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Online firms failing to delete criminal content could face tighter penalties in Germany. Proposed legislation by Justice Minister Heiko Maas would be a landmark ruling against internet hate speech in Europe.
Chancellor Angela Merkel's cabinet on Wednesday approved draft legislation that would foresee major fines for social media companies like Facebook and Twitter if they fail to delete hate speech, libel or other content in breach of German laws. Given the grand coalition government's monster majority in the lower house of parliament, approval there should be a formality.
Ahead of Wednesday's decisive cabinet meeting to tackle internet hate speech, Justice Minister Heiko Maas reiterated his warning that online companies failing to delete criminal content themselves could face financial punishments of up to 50 million euros ($53 million).
Social networks would have 24 hours to delete or block obviously criminal content and seven days to deal with more ambiguous cases. They would be obliged to report back to the person who filed the complaint about how they handled the case.
Failure to comply could lead to fines up to 50 million euros for the company and 5 million euros for the company's chief representative in Germany.
The proposed laws would also force networks to reveal the identity of those behind the hateful posts.
"We do not accept the fact that companies in Germany do not adhere to the law. Therefore in future, if it doesn't get better, we will impose high fines on these companies," the Social Democrat (SPD) told ARD breakfast show Morgenmagazin.
A recent survey by the Justice Ministry showed that at just one percent, Twitter deletes "almost none" of the criminal content posted on its servers by users. Facebook meanwhile deletes around 50 percent and YouTube 90 percent.
Responding on Morgenmagazin to Maas' comments, Green Party legal expert Renate Künast criticized that the proposed legislation ran the risk of limiting freedom of expression.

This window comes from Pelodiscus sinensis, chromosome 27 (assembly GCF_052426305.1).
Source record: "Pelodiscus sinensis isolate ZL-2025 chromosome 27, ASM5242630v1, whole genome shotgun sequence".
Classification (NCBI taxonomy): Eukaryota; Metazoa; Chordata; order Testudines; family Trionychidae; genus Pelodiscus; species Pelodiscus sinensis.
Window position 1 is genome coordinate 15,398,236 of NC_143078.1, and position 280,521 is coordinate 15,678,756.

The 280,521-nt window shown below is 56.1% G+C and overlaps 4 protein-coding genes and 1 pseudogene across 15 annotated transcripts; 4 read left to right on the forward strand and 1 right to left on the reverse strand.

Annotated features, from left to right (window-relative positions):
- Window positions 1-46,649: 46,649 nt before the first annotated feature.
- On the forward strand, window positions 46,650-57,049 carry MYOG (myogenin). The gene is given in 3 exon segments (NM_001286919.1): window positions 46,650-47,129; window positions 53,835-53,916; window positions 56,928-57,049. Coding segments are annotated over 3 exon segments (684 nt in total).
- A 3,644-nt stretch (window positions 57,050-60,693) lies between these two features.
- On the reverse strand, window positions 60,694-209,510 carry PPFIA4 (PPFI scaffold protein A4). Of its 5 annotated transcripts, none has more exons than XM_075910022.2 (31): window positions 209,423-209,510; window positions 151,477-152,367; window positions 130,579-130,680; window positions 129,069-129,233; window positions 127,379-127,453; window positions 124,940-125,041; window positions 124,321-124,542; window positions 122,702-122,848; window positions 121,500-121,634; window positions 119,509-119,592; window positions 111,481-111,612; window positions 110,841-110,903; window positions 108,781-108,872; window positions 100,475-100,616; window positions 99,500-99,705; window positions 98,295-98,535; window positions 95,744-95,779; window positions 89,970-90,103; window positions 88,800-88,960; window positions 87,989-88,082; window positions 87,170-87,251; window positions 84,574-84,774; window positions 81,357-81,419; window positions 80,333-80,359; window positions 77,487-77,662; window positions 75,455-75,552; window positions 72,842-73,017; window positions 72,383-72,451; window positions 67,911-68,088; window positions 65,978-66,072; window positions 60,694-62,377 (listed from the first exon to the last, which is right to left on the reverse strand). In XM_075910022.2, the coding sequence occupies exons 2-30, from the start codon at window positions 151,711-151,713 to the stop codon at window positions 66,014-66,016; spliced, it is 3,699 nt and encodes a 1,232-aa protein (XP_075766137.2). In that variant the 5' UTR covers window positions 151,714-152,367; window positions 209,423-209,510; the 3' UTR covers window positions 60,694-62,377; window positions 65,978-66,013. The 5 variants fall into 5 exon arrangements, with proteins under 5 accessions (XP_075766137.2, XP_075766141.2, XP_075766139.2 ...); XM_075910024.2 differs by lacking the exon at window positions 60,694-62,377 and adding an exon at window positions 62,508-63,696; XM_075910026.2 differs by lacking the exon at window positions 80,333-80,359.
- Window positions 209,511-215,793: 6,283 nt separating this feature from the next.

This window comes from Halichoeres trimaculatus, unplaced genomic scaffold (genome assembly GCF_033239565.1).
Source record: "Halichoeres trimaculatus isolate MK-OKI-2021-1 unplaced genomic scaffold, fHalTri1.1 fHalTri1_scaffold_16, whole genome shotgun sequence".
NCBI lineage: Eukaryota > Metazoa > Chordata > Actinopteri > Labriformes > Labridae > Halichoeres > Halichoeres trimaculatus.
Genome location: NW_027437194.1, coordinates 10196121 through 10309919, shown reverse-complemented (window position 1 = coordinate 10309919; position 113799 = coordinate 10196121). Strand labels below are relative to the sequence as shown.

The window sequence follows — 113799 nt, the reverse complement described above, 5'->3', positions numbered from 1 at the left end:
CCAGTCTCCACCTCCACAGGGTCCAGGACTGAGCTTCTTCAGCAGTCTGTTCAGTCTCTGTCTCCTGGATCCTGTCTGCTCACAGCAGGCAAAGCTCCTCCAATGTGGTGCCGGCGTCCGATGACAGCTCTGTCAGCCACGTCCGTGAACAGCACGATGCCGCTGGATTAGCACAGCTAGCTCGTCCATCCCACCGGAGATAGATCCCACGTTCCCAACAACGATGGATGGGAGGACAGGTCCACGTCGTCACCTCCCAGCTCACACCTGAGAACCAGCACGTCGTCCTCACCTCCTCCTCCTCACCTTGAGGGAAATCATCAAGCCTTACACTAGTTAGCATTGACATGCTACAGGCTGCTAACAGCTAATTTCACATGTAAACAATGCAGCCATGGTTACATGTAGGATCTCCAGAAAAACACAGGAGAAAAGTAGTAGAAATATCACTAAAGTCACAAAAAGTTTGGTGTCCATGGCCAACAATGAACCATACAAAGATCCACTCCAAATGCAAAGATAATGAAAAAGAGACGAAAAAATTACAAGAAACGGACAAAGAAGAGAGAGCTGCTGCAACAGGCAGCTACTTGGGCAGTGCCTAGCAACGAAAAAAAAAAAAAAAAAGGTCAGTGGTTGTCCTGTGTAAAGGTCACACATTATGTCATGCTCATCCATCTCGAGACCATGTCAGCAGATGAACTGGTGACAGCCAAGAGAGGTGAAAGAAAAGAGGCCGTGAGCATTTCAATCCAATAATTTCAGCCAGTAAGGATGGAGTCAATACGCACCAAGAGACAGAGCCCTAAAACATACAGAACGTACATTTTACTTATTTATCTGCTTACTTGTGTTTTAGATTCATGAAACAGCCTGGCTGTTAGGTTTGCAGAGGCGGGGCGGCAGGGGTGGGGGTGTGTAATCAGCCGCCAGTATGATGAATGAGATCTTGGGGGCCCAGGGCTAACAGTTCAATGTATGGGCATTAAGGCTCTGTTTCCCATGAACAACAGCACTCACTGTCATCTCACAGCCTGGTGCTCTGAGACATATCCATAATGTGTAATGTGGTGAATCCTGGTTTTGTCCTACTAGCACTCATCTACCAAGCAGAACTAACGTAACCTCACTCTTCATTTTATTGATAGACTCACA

"My fear, and that of many others, is that in the end the version [Maas] is now presenting will limit freedom of opinion because it will simply become delete, delete, delete," she said.
"In principle," Maas' approach isn't wrong, Künast added. However, in its current form, the draft law is "a rush job." The suggested high fine against non-compliant companies was "almost an invitation to not only delete real insults, but everything for safety's sake," Künast said.
Serious impact on free speech
Organizations representing digital companies, consumers and journalists, accused the government of rushing a law to parliament that could damage free speech.
"It is the wrong approach to make social networks into a content police," said Volker Tripp, head of the Digital Society Association consumer group.
A spokesman for Facebook said the company was working hard to remove illegal content, but expressed concern at the draft law.
"This legislation would force private companies rather than the courts to become the judges of what is illegal in Germany," he said, adding that Facebook's partner Arvato would employ up to 700 staff in Berlin for "content moderation" by year's end.
Bitkom, an association which represents digital companies, said the government should build up specialist teams to monitor online content for potential infringements, rather than expect social networks to do it themselves.
"Given the short deadlines and the severe penalties, providers will be forced to delete doubtful statements as a precaution. That would have a serious impact on free speech on the internet," said Bitkom manager Bernhard Rohleder.
The proposal by Maas on Wednesday is just the latest in a string of measures to combat hate speech on social media in Germany.
The justice minister last month announced plans for a new law that will force social networks to publish a quarterly accountability report. The document will include information on the number and qualifications of employees responsible for deleting and blocking content that breaches Germany's hate speech and slander laws.
German Justice Minister Heiko Maas launched a task force to crack down on "illegal hate speech on the internet" in 2015
Social networks will also be obliged to offer users "an easily recognizable, directly reachable, and constantly available" complaint process for "prosecutable content," which includes libel, slander, defamation, incitement to commit a crime, hate speech against a particular social group, and threats.
Landmark legislation in Europe
Some lawyers criticized the proposal, however, arguing that despite Maas' show of determination, the new bill gave little new substance to German law.
Würzburg-based lawyer Holger Loos said it offered no new protections for personal rights. He argued that Anas Modamani, the Syrian who sued Facebook over the slanderous use of his photo on fake news stories, would have stood no better chance of winning under the new law.
Should the bill be passed, however, Germany would be the first country in Europe to introduce such clear legal guidelines against online hate speech.